The Taskforce is clear that regulatory analysis of cryptoassets should be undertaken on a case-by-case basis and that any particular cryptoasset could fall under a number of categories. However from the analysis provided in the report we can draw some broad conclusions of the regulators' view of where additional regulation or guidance may be required:
|Type of token||Are they regulated?||Regulators' view - should they be regulated?|
|Utility token: Provides access to a specific application service, but only accepted by the issuer||No - tokens of this type do not normally have the characteristics of a regulated investment/instrument||Potentially in the situation where utility tokens are structured in certain ways as to be considered emoney e.g. when centrally issued and accepted by parties as a means of exchange.|
|Exchange token: Provide a means of payment, but holders have no claim on the issuer, nor any rights or access in respect of the issuer||Yes - if they involve regulated payments services or meet the definition of emoney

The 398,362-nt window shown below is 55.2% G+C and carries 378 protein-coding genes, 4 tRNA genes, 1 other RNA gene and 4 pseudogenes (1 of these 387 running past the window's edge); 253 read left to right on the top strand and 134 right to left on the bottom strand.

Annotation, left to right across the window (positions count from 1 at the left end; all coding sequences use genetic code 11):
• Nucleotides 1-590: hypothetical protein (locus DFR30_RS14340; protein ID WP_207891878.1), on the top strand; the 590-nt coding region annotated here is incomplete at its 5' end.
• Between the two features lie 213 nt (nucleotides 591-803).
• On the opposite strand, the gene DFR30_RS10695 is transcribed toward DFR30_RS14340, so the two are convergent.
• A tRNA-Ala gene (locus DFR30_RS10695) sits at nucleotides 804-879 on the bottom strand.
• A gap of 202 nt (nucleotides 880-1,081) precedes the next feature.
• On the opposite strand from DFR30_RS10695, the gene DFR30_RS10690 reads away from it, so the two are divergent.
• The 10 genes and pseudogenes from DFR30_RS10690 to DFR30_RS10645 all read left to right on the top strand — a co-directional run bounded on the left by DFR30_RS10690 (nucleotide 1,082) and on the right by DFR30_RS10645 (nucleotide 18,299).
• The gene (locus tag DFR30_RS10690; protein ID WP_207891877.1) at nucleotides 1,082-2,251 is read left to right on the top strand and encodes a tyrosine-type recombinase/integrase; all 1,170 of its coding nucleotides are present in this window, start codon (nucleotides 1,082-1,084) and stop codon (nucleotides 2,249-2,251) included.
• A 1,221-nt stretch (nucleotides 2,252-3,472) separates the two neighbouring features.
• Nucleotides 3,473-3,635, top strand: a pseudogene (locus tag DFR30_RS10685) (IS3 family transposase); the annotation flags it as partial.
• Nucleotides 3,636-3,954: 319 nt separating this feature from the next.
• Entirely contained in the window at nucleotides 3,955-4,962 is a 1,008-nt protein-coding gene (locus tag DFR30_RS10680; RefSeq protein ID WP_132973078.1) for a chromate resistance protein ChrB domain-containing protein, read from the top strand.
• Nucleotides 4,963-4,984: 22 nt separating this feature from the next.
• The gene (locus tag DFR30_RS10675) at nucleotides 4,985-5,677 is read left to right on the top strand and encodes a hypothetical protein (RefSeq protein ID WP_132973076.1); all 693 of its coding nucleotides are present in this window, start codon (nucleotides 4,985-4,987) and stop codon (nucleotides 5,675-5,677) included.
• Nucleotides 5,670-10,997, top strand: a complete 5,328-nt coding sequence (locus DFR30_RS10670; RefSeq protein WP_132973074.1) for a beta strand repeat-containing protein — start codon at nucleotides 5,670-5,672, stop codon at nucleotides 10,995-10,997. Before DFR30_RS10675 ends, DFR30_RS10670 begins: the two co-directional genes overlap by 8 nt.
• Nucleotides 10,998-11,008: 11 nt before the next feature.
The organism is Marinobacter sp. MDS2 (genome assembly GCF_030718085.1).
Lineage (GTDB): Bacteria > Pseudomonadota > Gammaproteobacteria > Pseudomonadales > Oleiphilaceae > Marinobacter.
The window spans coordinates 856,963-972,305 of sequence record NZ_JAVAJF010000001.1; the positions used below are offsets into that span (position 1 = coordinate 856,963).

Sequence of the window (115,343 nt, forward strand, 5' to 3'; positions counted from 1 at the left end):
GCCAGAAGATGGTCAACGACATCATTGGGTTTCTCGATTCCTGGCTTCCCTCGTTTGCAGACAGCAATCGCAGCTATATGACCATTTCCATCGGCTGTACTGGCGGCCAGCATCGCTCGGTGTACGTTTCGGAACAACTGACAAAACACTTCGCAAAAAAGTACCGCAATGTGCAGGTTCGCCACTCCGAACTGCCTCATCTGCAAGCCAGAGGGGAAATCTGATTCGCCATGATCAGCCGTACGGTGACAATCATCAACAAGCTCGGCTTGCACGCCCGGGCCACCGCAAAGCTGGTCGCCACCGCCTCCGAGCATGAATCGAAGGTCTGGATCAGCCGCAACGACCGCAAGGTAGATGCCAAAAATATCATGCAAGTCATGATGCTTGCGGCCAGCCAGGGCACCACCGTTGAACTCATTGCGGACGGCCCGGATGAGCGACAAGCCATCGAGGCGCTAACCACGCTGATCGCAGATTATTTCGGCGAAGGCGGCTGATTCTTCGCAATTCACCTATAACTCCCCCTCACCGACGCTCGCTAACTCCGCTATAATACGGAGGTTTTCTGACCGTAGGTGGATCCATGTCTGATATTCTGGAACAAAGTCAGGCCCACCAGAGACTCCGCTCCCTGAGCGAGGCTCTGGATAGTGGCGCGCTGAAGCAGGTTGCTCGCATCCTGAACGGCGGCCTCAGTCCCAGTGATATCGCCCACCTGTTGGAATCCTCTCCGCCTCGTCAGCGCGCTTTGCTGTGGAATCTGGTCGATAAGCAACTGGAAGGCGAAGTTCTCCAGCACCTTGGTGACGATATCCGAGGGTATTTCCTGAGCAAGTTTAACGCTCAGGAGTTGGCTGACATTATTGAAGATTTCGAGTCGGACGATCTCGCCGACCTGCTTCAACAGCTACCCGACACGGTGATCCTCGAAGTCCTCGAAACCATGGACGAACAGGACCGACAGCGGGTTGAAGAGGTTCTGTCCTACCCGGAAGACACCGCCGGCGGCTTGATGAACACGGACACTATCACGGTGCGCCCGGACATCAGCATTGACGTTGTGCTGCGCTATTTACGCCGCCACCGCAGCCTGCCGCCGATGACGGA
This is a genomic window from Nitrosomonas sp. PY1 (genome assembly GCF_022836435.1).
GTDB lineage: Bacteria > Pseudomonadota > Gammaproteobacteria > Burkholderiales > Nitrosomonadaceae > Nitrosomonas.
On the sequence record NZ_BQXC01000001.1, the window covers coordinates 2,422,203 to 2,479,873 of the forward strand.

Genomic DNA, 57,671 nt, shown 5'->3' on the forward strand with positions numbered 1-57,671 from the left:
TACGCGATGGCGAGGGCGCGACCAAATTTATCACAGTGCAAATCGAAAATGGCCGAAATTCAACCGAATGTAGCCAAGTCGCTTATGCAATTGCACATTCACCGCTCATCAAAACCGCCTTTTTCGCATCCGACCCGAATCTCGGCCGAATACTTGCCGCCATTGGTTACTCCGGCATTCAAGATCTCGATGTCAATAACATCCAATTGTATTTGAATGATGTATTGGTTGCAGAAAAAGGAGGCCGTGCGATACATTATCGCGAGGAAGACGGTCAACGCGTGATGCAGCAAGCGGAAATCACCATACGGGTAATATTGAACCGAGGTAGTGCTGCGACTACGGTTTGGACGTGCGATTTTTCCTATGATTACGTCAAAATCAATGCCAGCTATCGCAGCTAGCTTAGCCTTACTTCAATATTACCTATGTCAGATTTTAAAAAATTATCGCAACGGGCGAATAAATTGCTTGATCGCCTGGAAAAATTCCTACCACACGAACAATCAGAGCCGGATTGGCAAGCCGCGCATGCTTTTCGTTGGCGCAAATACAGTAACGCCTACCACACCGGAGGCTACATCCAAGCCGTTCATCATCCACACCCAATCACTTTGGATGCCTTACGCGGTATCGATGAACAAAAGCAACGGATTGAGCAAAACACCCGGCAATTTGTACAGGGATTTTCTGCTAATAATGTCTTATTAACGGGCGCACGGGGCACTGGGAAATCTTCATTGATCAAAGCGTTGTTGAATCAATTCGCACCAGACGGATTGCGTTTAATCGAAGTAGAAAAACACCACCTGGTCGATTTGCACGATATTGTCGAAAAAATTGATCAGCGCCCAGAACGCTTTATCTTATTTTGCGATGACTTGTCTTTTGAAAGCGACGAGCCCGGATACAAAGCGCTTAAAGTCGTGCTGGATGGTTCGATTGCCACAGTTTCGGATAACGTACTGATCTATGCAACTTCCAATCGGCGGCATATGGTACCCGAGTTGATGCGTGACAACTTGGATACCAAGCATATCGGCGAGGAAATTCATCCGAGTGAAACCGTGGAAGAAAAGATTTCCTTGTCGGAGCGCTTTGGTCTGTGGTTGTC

No - if fiat funds are not involved – they aren’t a regulated investment/instrument
|These tokens pose “new challenges to traditional forms of financial regulation”.
While they are intended for payment/exchange, some are being treated as investments by holders. Consultations in 2019 may result in regulation being extended address this risk.
|Security token: Provides rights such as ownership (of the issuer or an asset), repayment of a sum of money, or entitlement to share in future profits||Yes - if the underlying asset is already regulated or if the token has the characteristics of a regulated investment/ instrument (e.g. of a share, bond, unit, etc)
Regulated as a “specified investment” under the FSMA Regulated Activities Order
|The novelty of some tokens may mean that market participants do not correctly understand the scope of current regulation.
However, security tokens with the specific characteristics listed are clearly caught by current regulation, and further guidance to clarify is required.
Cryptoasset terminologyWhile these conclusions as to the regulatory status of these three categories of tokens will come as no surprise to most market participants, it is still the case that there is no global consensus as to what each of the categories of cryptoasset actually covers.